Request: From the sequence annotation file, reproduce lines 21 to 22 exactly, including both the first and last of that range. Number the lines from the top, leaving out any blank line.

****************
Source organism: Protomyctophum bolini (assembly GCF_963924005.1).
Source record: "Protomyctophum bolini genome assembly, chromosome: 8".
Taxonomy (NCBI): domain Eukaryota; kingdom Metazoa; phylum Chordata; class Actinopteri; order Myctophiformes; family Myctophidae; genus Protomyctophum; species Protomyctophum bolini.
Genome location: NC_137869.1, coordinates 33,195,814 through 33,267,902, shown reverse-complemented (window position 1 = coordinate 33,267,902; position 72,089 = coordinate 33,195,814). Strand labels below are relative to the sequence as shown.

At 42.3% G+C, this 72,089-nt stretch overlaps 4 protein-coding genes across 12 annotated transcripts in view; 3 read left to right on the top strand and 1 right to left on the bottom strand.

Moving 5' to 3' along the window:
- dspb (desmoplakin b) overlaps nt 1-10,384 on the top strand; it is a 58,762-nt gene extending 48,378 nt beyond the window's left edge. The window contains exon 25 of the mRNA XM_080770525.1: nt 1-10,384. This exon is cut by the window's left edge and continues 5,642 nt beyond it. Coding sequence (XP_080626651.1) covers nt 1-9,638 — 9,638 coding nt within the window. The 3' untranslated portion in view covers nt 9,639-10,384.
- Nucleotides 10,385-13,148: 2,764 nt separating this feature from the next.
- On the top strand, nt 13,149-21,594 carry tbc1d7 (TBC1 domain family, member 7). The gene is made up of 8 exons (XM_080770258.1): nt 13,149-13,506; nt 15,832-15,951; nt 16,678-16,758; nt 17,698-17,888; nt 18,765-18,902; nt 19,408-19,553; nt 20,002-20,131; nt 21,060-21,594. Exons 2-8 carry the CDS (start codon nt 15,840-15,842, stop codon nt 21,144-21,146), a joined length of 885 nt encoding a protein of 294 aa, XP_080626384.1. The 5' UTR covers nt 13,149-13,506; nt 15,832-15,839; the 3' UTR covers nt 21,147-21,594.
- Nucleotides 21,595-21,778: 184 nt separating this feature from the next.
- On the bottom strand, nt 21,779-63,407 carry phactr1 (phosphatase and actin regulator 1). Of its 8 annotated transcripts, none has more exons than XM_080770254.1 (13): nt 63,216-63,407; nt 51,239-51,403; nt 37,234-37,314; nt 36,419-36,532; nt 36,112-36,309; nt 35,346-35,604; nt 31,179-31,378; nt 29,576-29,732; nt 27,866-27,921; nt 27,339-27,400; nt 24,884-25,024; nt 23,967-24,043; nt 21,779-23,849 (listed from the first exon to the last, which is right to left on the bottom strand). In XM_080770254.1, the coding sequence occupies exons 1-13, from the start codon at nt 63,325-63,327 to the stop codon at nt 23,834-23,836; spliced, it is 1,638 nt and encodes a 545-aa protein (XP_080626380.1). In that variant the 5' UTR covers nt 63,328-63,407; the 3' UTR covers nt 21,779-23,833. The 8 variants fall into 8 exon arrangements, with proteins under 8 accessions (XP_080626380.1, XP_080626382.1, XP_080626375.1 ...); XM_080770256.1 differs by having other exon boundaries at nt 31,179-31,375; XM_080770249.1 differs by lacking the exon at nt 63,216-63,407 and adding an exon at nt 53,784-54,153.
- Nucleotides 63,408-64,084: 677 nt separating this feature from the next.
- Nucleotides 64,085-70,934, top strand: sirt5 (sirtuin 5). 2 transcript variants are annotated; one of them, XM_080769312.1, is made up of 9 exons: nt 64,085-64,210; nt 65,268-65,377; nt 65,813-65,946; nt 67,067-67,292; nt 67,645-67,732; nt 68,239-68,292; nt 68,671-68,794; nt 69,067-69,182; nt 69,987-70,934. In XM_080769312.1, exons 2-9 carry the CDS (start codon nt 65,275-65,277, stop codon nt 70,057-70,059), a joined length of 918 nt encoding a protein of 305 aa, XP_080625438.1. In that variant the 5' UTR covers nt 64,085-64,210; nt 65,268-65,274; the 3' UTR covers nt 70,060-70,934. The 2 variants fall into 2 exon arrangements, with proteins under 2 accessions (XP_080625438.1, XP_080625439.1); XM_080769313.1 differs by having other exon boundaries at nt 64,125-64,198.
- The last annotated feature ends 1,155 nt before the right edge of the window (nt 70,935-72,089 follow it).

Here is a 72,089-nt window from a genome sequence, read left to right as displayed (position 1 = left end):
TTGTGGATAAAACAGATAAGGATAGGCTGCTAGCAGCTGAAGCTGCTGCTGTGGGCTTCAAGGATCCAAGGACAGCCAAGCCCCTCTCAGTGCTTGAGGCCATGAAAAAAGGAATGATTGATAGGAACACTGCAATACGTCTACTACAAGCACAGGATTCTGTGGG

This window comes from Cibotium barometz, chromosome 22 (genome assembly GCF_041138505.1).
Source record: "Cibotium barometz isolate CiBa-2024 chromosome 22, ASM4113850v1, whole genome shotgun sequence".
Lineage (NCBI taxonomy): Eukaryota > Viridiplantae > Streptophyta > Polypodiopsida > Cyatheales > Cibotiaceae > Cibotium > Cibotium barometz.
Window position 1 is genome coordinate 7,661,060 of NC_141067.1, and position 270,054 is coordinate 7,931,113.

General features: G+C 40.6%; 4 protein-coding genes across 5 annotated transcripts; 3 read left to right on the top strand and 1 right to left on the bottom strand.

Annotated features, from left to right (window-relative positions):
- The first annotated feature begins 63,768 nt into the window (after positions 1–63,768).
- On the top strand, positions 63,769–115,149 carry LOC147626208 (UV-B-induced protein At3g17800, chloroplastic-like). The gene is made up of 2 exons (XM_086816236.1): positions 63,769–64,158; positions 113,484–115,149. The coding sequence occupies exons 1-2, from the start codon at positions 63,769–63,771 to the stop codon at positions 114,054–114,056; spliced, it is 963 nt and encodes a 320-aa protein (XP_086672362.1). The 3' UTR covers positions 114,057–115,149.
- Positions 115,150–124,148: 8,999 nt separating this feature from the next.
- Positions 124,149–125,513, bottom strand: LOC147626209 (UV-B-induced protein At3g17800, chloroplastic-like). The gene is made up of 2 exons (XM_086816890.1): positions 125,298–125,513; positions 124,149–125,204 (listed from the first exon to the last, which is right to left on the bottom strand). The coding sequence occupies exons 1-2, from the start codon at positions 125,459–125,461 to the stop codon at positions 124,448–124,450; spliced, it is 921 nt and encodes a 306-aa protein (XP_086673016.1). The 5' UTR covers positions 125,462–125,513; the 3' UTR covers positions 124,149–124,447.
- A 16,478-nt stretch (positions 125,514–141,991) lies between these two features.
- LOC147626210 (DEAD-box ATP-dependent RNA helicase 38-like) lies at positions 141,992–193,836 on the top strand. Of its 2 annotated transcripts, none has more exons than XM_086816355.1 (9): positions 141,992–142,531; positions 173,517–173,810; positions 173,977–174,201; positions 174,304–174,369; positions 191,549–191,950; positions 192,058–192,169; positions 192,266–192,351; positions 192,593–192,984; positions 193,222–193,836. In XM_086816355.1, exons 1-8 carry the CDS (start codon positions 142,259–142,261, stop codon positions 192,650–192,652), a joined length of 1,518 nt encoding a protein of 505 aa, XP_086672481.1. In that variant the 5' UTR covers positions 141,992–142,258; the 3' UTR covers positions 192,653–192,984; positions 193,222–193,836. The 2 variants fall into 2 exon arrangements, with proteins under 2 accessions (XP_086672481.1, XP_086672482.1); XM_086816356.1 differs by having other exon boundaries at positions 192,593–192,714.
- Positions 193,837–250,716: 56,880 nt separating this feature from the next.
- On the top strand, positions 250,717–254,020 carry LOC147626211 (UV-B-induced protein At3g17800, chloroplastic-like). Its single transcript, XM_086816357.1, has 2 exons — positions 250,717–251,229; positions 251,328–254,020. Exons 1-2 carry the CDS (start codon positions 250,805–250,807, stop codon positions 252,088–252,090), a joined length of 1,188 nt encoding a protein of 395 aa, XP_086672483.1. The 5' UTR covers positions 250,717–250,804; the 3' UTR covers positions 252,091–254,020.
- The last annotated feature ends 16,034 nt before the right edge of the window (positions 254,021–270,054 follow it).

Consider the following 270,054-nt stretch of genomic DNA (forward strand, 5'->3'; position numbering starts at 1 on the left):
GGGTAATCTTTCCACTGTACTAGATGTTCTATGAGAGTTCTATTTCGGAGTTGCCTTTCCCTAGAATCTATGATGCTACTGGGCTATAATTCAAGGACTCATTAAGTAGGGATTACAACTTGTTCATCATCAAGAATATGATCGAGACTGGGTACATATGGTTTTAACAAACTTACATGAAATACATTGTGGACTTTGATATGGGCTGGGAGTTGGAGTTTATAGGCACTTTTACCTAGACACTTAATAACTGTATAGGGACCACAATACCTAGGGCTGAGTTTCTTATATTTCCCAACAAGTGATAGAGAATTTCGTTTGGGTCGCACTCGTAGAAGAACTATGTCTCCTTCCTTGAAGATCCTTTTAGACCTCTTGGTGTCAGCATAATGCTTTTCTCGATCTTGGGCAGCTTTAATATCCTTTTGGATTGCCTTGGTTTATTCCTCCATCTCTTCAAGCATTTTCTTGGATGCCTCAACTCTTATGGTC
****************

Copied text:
General features: G+C 40.6%; 4 protein-coding genes across 5 annotated transcripts; 3 read left to right on the top strand and 1 right to left on the bottom strand.

Annotated features, from left to right (window-relative positions):